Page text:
Hurricane Ian is forecast to destroy Tampa, Florida beginning tomorrow. “Hurricane Ian strengthens to Category 2 storm and could be ‘something that we haven’t seen in our lifetime,’ Tampa forecaster says” (CNN). “Hurricane Ian Targets Florida, Threatens Tampa Bay With First Direct Hit in a Century“ (WSJ).
To figure out how bad a risk is, I like to look at the insurance cost of protecting against the risk. In our area of the Florida Free State, annual insurance against a house being destroyed for all reasons, including hurricanes, is about 0.2% of the value of the house. In other words, if we discount the risk of fire to 0%, destruction by a hurricane is not expected more than once every 500 years.
Orlando is far enough inland that it is never seriously hammered by hurricanes, which require warm ocean water as fuel. Orlando is also 100′ above sea level, so it benefits from Obama having turned back the rising seas. The best insurance against personal risk from Hurricane Ian is a retreat to Orlando. I searched today on Orbitz, just 24 hours before Tampageddon begins in earnest, and found that a family can move into an Orlando condo or hotel room from tonight through September 30 for $100-200 per night.
What if a golden retriever intent on providing very late term abortion care to squirrels and rabbits in her jaw-shaped reproductive health care clinic needs to be included in the evacuation? Hyatt Regency time!
Prices were similar in the Miami area, expected to be almost entirely spared from this storm’s wrath.
What will you do in Orlando? It’s business as usual at Disney World, except for a couple of mini golf courses that are closed and the fake typhoon is replaced by a real typhoon:
The crowds should be thin and you can let me know if Disney has adopted my suggestion for delivering on its expressed corporate passion: Should Disney World offer a ride educating kindergartners on sexual orientation and gender identity?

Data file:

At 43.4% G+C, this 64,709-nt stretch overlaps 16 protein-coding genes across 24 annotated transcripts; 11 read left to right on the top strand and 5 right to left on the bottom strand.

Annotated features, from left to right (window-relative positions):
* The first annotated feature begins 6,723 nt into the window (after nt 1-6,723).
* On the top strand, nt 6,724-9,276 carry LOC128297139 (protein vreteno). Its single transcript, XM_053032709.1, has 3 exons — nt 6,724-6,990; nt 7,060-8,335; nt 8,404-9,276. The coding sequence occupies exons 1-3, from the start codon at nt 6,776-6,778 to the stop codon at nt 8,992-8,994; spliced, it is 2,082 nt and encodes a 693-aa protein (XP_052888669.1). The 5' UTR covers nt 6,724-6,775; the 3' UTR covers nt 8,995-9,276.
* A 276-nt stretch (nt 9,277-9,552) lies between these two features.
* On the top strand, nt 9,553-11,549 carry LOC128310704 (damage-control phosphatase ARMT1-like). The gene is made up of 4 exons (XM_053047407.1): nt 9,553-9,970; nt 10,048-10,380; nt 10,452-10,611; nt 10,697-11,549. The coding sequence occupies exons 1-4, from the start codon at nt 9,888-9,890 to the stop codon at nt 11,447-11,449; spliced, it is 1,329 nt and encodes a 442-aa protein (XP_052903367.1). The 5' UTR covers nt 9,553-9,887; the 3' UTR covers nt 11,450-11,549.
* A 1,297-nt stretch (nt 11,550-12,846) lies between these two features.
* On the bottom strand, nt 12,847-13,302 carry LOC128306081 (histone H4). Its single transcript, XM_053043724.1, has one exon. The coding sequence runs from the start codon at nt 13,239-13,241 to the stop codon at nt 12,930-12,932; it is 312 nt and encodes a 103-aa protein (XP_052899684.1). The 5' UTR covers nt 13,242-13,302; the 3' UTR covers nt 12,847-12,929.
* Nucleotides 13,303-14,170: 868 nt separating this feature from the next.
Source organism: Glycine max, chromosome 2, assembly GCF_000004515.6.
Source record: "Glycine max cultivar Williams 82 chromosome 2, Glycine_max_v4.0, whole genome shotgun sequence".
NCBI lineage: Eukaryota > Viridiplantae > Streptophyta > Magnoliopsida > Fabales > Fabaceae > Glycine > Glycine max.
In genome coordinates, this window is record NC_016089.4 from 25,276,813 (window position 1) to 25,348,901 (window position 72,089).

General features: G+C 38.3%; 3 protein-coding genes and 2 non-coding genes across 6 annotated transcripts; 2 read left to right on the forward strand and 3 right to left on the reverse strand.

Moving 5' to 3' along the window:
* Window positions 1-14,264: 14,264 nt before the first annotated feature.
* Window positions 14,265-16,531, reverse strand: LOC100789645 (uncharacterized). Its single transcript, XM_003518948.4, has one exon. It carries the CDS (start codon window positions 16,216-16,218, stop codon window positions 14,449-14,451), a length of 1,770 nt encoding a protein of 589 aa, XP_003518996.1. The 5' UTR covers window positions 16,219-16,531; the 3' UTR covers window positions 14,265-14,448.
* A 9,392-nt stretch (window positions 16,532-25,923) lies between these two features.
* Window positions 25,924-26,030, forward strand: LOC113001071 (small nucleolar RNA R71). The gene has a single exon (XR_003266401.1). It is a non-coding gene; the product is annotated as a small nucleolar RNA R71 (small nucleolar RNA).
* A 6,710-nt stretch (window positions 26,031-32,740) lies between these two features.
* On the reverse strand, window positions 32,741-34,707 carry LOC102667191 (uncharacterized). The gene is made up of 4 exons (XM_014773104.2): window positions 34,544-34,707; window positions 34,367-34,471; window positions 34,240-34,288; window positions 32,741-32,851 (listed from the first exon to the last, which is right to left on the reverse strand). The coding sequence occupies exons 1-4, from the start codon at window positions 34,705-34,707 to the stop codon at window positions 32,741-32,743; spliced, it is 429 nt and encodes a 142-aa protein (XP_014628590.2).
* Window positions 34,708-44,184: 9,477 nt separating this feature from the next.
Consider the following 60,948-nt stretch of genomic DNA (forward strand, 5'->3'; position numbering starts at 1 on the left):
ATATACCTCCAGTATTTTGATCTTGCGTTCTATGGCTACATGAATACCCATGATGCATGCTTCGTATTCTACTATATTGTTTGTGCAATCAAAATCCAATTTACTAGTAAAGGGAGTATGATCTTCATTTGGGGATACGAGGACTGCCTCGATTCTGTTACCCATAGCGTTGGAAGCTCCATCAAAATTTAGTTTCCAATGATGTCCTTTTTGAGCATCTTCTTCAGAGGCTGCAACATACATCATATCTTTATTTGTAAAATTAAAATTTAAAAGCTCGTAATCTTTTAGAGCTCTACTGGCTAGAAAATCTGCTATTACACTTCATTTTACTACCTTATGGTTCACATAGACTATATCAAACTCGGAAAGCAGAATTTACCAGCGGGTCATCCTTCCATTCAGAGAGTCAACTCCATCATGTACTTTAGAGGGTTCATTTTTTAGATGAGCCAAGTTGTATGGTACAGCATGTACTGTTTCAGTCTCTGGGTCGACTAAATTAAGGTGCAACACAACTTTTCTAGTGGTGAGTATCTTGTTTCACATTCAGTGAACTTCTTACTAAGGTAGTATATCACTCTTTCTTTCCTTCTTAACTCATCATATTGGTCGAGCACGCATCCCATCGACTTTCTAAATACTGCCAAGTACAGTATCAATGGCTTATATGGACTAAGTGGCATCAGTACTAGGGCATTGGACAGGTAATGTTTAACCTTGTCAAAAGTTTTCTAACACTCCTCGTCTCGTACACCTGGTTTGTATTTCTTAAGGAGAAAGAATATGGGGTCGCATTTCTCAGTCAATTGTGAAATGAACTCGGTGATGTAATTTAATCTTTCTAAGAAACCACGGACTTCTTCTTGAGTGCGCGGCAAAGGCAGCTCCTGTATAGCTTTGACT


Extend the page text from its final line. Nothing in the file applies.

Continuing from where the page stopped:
Sometimes freedom-loving Californians and New Yorkers say that hurricane risk is holding them back from moving to coastal Florida. But it seems that setting aside $100 per year would be sufficient to avoid all personal risk (retreat to Orlando every 5-10 years). And, of course, one could always move to central Florida! Right next to Bok Tower Gardens would be my choice, which also happens to be convenient to Legoland.
Homeowners insurance in Florida is substantially more expensive than in other states, but it seems that lawyers are more aggressive than hurricanes. “Florida homeowners pay nearly 3x national average for homeowners insurance” (ABC):
The latest analysis from the Insurance Information Institute found Florida homeowners are paying an average premium of $4,231 for insurance, compared to the U.S. average of $1,544.
Florida as a whole had about 100,000 lawsuits against insurance companies last year, while other states combined had about 20,000. Insurance company CEOs have said these lawsuits are why so many companies are going bankrupt, raising premiums, and canceling coverage — sending more and more residents to Citizens.
There might be a minor issue with the above numbers, incidentally, because the average price of a house in Florida might not be the same as the average price of a house nationwide and the average in Florida is surely not the median due to all of the rich bastards in $20-100 million beach houses (not that I am envious).
- Let’s go to Brandon (Florida); nearby Brandon can provide refuge to those fleeing Tampa
- 1921 Tampa Bay hurricane (the most recent previous attack by Mother Nature)
- the most frightening map is the potential storm surge versus elevation:
13 thoughts on “What would it cost to retreat from Tampa to Orlando as Hurricane Ian appraoches?”
Shhh – don’t tell anyone.
It costs $100/day to rent a tiny apartment in Calif*, but there’s no house keeping.
It’s amusing to watch the media’s approach to the hurricane and Ron DeSantis. They pretty much have to put him on TV, discussing plans to evacuate, etc. But the contrast with this young, vibrant, competent governor speaking extemporaneously versus the decrepit old fossil in Washington squinting his eyes to read what somebody else put on the teleprompter must be driving them nuts.